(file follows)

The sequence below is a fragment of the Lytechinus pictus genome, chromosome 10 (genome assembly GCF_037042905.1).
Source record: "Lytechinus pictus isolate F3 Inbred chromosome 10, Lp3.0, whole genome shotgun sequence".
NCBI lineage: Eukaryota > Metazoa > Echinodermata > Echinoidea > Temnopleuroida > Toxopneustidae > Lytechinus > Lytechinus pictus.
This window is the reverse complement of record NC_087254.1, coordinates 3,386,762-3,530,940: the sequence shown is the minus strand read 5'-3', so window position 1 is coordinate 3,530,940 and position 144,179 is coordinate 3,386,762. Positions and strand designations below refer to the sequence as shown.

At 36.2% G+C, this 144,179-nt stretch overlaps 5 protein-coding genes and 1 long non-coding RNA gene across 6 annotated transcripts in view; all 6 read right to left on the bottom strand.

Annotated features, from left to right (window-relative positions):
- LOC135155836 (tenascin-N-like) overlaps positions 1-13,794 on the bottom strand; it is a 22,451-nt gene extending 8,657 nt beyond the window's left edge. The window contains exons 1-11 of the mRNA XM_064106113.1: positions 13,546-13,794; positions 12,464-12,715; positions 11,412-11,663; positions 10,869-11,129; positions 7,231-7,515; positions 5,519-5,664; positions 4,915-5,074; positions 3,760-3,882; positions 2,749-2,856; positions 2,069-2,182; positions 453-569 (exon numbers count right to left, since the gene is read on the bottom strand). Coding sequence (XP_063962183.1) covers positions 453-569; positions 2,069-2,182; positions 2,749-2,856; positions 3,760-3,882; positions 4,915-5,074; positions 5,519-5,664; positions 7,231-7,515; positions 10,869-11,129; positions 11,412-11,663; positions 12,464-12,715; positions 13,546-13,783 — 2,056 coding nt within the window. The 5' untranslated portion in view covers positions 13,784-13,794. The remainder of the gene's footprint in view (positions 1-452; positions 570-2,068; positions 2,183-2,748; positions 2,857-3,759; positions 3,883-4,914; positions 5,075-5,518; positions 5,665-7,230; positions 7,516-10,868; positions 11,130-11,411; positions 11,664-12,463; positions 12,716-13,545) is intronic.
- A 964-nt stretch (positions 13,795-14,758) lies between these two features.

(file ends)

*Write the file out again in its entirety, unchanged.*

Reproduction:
The sequence below is a fragment of the Lytechinus pictus genome, chromosome 10 (genome assembly GCF_037042905.1).
Source record: "Lytechinus pictus isolate F3 Inbred chromosome 10, Lp3.0, whole genome shotgun sequence".
NCBI lineage: Eukaryota > Metazoa > Echinodermata > Echinoidea > Temnopleuroida > Toxopneustidae > Lytechinus > Lytechinus pictus.
This window is the reverse complement of record NC_087254.1, coordinates 3,386,762-3,530,940: the sequence shown is the minus strand read 5'-3', so window position 1 is coordinate 3,530,940 and position 144,179 is coordinate 3,386,762. Positions and strand designations below refer to the sequence as shown.

At 36.2% G+C, this 144,179-nt stretch overlaps 5 protein-coding genes and 1 long non-coding RNA gene across 6 annotated transcripts in view; all 6 read right to left on the bottom strand.

Annotated features, from left to right (window-relative positions):
- LOC135155836 (tenascin-N-like) overlaps positions 1-13,794 on the bottom strand; it is a 22,451-nt gene extending 8,657 nt beyond the window's left edge. The window contains exons 1-11 of the mRNA XM_064106113.1: positions 13,546-13,794; positions 12,464-12,715; positions 11,412-11,663; positions 10,869-11,129; positions 7,231-7,515; positions 5,519-5,664; positions 4,915-5,074; positions 3,760-3,882; positions 2,749-2,856; positions 2,069-2,182; positions 453-569 (exon numbers count right to left, since the gene is read on the bottom strand). Coding sequence (XP_063962183.1) covers positions 453-569; positions 2,069-2,182; positions 2,749-2,856; positions 3,760-3,882; positions 4,915-5,074; positions 5,519-5,664; positions 7,231-7,515; positions 10,869-11,129; positions 11,412-11,663; positions 12,464-12,715; positions 13,546-13,783 — 2,056 coding nt within the window. The 5' untranslated portion in view covers positions 13,784-13,794. The remainder of the gene's footprint in view (positions 1-452; positions 570-2,068; positions 2,183-2,748; positions 2,857-3,759; positions 3,883-4,914; positions 5,075-5,518; positions 5,665-7,230; positions 7,516-10,868; positions 11,130-11,411; positions 11,664-12,463; positions 12,716-13,545) is intronic.
- A 964-nt stretch (positions 13,795-14,758) lies between these two features.